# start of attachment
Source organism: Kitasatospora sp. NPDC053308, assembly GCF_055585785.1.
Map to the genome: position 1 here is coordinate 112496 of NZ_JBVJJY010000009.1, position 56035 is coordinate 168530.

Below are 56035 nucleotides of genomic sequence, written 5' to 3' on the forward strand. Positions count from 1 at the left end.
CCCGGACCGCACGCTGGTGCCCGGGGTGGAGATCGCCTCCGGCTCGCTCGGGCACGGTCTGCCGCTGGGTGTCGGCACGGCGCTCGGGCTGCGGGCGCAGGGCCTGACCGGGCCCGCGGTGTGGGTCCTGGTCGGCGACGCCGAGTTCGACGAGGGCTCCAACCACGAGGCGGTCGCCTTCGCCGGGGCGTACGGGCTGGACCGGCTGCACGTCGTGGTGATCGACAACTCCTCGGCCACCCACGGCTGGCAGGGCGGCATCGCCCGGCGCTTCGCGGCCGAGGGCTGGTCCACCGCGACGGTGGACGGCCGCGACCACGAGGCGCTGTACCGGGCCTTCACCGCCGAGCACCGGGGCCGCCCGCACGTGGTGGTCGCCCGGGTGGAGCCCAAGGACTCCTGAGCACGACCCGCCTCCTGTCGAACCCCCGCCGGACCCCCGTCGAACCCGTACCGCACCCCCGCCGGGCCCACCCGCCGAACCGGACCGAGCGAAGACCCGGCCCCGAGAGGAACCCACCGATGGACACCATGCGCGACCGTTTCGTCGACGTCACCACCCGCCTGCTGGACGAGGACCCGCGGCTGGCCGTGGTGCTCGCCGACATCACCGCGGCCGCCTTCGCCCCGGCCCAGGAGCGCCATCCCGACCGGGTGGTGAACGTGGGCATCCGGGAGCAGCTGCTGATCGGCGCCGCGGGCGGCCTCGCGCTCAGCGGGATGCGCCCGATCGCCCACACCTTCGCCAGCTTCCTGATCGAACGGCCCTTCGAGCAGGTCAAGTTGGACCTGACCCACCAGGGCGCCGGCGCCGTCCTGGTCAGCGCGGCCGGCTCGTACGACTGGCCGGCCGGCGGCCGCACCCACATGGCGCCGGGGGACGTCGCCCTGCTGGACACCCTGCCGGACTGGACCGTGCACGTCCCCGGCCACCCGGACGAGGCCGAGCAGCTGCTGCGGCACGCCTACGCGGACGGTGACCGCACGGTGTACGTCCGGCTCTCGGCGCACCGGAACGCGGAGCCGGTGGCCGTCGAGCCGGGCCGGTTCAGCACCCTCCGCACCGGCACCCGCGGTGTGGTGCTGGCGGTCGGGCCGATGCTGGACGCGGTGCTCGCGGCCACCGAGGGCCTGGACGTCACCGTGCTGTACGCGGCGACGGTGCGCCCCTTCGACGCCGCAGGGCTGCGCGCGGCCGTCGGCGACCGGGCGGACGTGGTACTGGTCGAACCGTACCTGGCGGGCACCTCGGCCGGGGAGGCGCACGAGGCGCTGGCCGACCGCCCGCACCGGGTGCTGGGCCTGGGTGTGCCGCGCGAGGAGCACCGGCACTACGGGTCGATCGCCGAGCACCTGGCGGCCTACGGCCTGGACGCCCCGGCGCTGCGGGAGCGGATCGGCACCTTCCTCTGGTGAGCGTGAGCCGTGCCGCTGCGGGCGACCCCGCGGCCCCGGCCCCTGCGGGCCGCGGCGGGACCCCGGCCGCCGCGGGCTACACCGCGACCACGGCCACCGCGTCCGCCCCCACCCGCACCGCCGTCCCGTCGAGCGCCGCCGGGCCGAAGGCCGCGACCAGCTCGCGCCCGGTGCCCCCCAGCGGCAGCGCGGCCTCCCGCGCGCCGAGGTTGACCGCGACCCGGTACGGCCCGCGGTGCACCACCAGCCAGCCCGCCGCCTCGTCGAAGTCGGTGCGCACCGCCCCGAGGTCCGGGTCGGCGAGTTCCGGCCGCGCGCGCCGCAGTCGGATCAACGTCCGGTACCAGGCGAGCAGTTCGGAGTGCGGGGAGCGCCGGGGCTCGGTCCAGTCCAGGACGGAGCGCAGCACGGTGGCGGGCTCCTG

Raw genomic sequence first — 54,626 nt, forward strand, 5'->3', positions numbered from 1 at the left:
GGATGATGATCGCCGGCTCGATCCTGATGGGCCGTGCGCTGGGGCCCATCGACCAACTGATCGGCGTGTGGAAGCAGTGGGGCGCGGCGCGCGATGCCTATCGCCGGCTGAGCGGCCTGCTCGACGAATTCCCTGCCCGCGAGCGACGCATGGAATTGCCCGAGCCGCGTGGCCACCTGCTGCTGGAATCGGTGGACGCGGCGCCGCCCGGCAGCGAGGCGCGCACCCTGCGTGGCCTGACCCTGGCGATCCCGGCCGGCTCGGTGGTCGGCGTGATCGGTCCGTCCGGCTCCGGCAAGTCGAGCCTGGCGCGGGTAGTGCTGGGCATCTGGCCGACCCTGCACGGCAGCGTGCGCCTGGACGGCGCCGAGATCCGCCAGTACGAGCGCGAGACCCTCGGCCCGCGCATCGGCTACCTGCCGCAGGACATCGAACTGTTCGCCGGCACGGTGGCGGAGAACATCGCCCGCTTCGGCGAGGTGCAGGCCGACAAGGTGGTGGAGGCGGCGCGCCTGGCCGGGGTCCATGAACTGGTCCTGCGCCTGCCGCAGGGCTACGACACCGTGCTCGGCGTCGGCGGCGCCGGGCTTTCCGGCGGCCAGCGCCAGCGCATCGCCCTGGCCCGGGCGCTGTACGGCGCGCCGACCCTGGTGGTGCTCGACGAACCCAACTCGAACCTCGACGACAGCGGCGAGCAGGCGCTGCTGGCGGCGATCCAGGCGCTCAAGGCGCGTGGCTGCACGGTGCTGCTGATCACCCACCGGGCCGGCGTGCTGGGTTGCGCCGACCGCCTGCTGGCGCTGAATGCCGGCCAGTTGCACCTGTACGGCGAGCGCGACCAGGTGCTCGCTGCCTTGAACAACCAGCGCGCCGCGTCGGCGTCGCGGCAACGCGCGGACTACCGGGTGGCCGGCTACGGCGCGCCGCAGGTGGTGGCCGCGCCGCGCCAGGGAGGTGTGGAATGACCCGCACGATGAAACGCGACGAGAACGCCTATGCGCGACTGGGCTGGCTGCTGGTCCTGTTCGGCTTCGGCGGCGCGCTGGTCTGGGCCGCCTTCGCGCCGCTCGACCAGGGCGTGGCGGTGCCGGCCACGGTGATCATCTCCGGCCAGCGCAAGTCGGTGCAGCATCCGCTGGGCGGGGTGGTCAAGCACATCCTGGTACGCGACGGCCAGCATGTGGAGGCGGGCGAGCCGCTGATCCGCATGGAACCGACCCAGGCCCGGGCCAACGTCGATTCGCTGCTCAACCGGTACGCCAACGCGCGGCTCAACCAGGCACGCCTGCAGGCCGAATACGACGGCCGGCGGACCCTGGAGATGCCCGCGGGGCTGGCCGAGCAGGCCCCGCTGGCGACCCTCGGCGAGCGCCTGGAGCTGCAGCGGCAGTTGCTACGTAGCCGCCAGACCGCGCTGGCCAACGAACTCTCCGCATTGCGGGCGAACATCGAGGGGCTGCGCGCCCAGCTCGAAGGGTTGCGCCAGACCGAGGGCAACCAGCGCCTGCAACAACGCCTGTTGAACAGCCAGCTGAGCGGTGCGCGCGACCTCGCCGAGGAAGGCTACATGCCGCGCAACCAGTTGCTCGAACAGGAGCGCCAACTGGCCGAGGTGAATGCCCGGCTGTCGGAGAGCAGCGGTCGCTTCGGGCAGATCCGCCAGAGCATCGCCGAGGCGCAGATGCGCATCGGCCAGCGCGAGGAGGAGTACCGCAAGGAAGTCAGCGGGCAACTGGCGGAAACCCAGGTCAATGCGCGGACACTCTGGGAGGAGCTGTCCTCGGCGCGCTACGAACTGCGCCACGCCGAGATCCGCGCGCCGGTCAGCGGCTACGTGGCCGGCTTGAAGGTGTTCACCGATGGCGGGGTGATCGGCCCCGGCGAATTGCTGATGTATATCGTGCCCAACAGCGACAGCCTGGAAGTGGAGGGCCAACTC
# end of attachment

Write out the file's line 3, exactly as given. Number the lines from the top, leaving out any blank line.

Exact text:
Below are 56035 nucleotides of genomic sequence, written 5' to 3' on the forward strand. Positions count from 1 at the left end.